A microscopic approach to the internal energy in an ideal gas.
Differences and relations with temperature are emphasized.

The internal energy U of a system is defined as the sum of the energies of all the constituent particles. The internal energy of an ideal gas does only depend on the temperature and the number of particles, and not on the volume occupied by the gas. Let us carry out an experience to confirm this statement.

WARNING: before answering the questions make sure that the Test Control Window is open, if not click here.
EXPERIENCE: Relation between internal energy and volume occupied by a gas.

  • By clicking  the button 150 particles are obtained that occupy a part of the cube and with a certain energy. 
  • Place the wall at the end, at 100. 
  • Repeat the experience with different volumes. 
Considering the results of the previous experience choose one of the following options: 

Given two ideal gases with the same type and number of particles, and at the same temperature, 

The larger the volume - the lower the internal energy. 
The pressure is the same. 
The internal energy is independent of the volume. 
End the simulation.

An experience will be performed to help understanding the differences between the internal energy U and the temperature T of a system.
EXPERIENCE: Comparison between two systems.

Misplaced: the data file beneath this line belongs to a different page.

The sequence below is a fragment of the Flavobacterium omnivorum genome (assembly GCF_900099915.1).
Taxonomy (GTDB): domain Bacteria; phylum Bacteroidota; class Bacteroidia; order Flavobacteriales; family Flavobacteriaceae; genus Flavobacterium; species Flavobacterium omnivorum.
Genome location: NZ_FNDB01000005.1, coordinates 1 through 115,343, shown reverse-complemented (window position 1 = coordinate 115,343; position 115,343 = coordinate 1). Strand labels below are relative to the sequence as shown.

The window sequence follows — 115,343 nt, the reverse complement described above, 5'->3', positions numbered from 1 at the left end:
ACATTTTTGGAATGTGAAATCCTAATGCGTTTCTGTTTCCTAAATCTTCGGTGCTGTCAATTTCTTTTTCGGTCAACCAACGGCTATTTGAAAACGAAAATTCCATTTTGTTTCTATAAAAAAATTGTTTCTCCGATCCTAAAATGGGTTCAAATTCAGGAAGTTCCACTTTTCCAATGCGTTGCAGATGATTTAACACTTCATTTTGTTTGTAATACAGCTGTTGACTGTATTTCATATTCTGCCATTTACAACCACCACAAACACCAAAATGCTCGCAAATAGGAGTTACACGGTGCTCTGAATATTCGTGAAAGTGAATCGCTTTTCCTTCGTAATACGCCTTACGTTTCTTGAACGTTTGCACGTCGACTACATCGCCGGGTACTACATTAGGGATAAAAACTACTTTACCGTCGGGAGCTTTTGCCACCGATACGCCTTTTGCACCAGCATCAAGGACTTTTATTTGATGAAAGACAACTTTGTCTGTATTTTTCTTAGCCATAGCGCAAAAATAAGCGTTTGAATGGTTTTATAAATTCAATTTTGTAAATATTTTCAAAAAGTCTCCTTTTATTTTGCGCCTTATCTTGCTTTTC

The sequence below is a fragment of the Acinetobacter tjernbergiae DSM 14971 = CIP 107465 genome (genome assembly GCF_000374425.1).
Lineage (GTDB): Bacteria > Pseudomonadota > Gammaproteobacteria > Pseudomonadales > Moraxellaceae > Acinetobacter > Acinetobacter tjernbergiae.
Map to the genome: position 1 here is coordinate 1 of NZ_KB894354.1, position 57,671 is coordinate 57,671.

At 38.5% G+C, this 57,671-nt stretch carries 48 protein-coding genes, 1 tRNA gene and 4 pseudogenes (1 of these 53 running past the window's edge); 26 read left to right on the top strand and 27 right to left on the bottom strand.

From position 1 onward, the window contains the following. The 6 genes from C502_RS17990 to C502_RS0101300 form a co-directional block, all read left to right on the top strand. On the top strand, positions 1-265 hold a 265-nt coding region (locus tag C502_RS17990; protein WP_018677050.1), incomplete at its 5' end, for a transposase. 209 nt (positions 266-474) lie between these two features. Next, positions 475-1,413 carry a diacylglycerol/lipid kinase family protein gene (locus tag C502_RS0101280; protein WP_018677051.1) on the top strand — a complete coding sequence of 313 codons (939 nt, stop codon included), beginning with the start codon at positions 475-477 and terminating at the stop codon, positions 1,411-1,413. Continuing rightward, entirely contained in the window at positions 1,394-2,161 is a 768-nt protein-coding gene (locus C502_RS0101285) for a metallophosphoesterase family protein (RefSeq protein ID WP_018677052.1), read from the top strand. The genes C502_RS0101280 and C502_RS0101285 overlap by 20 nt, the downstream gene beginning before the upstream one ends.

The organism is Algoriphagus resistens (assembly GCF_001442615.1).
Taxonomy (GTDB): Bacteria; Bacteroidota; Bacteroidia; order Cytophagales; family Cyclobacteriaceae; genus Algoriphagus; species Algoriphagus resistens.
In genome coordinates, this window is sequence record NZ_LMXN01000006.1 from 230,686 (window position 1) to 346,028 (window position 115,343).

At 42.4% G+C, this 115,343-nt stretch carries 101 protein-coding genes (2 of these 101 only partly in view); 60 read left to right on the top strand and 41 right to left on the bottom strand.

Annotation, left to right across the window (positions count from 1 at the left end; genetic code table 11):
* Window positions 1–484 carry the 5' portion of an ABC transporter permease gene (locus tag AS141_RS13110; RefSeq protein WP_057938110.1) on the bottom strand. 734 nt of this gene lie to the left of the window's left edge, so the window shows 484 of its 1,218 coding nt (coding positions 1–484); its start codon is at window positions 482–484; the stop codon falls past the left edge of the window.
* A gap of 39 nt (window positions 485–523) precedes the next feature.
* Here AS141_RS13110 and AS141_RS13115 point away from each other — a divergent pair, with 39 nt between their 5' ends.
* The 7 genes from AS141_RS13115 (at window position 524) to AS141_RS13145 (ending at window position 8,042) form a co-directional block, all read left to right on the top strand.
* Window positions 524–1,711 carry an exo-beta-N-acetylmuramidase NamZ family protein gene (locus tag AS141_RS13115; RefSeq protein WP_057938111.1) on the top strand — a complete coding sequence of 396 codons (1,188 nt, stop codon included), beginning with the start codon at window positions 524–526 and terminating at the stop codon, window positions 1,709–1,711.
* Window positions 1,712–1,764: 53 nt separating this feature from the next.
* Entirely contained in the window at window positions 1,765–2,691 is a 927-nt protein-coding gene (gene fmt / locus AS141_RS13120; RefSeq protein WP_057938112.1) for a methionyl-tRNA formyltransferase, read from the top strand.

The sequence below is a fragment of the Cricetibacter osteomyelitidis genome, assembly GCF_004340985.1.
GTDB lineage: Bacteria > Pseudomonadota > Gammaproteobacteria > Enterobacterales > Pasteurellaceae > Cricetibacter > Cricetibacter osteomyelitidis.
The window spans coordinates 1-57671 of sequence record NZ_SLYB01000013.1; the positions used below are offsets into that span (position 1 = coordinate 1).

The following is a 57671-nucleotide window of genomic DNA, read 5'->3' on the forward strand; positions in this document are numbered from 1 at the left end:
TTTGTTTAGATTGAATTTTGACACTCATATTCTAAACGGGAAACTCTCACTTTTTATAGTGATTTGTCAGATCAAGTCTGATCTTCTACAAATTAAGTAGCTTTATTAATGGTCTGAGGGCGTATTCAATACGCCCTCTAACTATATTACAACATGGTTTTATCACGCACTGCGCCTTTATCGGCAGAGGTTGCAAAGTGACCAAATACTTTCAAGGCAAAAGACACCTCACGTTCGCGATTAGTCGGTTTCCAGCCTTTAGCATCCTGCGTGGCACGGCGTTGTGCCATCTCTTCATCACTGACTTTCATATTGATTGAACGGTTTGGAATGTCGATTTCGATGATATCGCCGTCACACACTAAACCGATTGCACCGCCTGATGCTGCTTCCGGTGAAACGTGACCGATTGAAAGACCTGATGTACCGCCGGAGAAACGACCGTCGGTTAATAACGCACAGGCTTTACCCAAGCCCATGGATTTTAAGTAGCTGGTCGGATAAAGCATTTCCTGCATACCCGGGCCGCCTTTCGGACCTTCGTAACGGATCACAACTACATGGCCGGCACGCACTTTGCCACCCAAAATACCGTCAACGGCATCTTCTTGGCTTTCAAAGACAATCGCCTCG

Two systems are shown made up of particles of the same mass. With the "CONTROL PANEL" we can control the number of particles and the energy of each system, and therefore its temperature. 

If the systems possess the same internal energy U but different temperature T this is because 
They occupy the same volume.
The system with lower temperature has less particles.
The system with higher temperature has less particles.
To make equal the temperature of two systems with the same internal energy but different number of particles, 
Some particles are removed from the system with less particles.
The energy of the system with less particles is lowered.
The energy of the system with less particles is increased.

Check your conclusions byclicking here

Index 1.Introduction 2.Pressure 3.Temperature 5.Heat
6.Work 7.First Law 8.Entropy 9.Velocity Distribution 10.Specific Heat